The word ‘ cayenne’ is thought to be a corruption of the word quiínia of the Old Tupi language once spoken in Brazil, which means pepper.. It is probable that the place Cayenne in French Guiana was named after the peppers, not vice ersa, although it is commonly claimed that the pepper was named after the city. Nicholas Culpepper  for example, uses the word 'cayenne pepper' in 1652, and the city was only renamed as such in 1777. It also is possibly named for the Cayenne River.

The cayenne pepper is a type of Capsicum annuum, as are bell peppers, jalapeños, pimientos, and many others. The genus Capsicum is in the nightshade family, (Solanaceae). Cayenne peppers are often said to belong to the frutescens variety, but frutescens peppers are now defined as peppers which have fruit which grow upright on the bush (such as tabasco peppers), thus what is known in English as cayenne peppers are by definition not frutescens.

In the 19th century, modern cayenne peppers were classified as C. longum, this name was later synonymised with C. frutescens. Cayenne powder, however, has generally been made from the bird’s eye peppers, in the 19th century classified as C. minimum.

Cayenne peppers are long, tapering, 10 to 25 cm long, generally skinny, mostly red colored peppers, often with a curved tip and somewhat rippled skin, which hang from the bush as opposed to growing upright. There are many specific cultivars, such as:

•  Cow-horn,  •  Cayenne Sweet  •   Cayenne Buist’s Yellow   •  Golden Cayenne  •   Cayenne Carolina  •   Cayenne Indonesian  •   Joe’s Long   •  Cayenne Large Red Thick  •   Cayenne Long Thick Red   •  Ring of Fire   •  Cayenne Passion     Cayenne Turkish  •   Thomas Jefferson   •  Cayenne Iberian   •  Egyptian Cayenne   •  Cayenne Violet    •   Numex Las Cruces Cayenne  •

Although most modern cayenne peppers are colored red, yellow and purple varieties exist, and in the 19th century yellow varieties were common. Most types are moderately hot, although a number of mild variants exist. Most varieties are generally rated at 30,000 to 50,000 Scoville units, although some are rated at 20,000 or less. 

Cayenne powder may be a blend of different types of peppers.  Cayenne powder is distinguished from other chili powder, as it is made from cayenne peppers only, whereas chili powder is generally a mixture of multiple varieties of chili pepper, and may include other spices. It is used in its fresh form, or as dried powder on seafood, all types of egg dishes (deviled eggs, omelettes, soufflés), meats and stews, casseroles, cheese dishes, hot sauces, and curries.



Multi - Cultural Phenom And A Touch Of Insanity  —  Chili peppers have been a part of the human diet in the world since at least 7500 BC. There is archaeological evidence at sites located in southwestern Ecuador that chili peppers were domesticated more than 6000 years ago, and is one of the first cultivated crops in the Central and South Americas that is self-pollinating.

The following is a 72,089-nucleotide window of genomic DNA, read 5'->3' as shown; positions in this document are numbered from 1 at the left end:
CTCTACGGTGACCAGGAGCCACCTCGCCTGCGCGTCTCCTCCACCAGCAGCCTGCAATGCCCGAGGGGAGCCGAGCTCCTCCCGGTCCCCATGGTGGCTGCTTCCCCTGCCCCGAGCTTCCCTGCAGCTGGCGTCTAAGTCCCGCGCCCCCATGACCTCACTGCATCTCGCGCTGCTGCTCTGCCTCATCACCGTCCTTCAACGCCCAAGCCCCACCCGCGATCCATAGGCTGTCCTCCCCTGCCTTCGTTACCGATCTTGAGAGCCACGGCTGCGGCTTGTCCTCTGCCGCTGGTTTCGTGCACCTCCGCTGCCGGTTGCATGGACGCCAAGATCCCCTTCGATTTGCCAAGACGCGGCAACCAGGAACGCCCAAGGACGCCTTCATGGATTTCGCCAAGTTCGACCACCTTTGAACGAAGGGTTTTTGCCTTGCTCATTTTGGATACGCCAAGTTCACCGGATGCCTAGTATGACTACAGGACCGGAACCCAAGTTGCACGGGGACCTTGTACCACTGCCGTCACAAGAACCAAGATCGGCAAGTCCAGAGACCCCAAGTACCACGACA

Christopher Columbus was one of the first Europeans to encounter them in the Caribbean, and called them "peppers" because they, like black and white pepper of the Piper genus known in Europe, have a spicy hot taste unlike other foodstuffs. 

Upon their introduction into Europe chilis were grown as botanical curiosities in the gardens of Spanish and Portuguese monasteries. But the monks experimented with the chilis' culinary potential and discovered that their pungency offered a substitute for black peppercorns, which at the time were so costly that they were used as legal currency in some countries.

Chilies were cultivated around the globe after Columbus. Diego Álvarez Chanca, a physician on Columbus' second voyage to the West Indies in 1493, brought the first chili peppers to Spain, and first wrote about their medicinal effects in 1494.

From Mexico, at the time the Spanish colony that controlled commerce with Asia, chili peppers spread rapidly into the Philippines and then to India, China, Indonesia, Korea and Japan. They were incorporated into the local cuisines.  Above: Scottish Bonnets, Serrano, and Jalopena, a chili menage of the most commonly used.

The Jalopena ( green right) is the most common pepper used due probably to availability.  When it comes to peppers, being beautiful and popular does not make one hot. To meet the demand, Jalapeño breeding has promoted varieties that are pretty, easy to ship and easier to grow in cooler climates.  Originally,  they used to be grown mostly in the high deserts of New Mexico, Arizona, and Northern Chihuahua and Sonora, Mexico. 

Hot, dry climates promote the production of capsaicin, the chemical that makes a hot pepper hot. Now, some varieties can be grown in wetter, cooler climates that don’t create enough heat for a super spicy chile pepper. If you like hot , leave the seeds and the pith in when you cut them.

Most Indian Restaurants use predominantly Long thin green cayenne or finger chillies, they have a good taste and high heat level and can be added chopped, sliced or whole as required. In most Indian food, Chili peppers gives the curry its heat and can be used in whole fresh form, chili powder, whole or crushed dried chilies or as chili sauce or paste.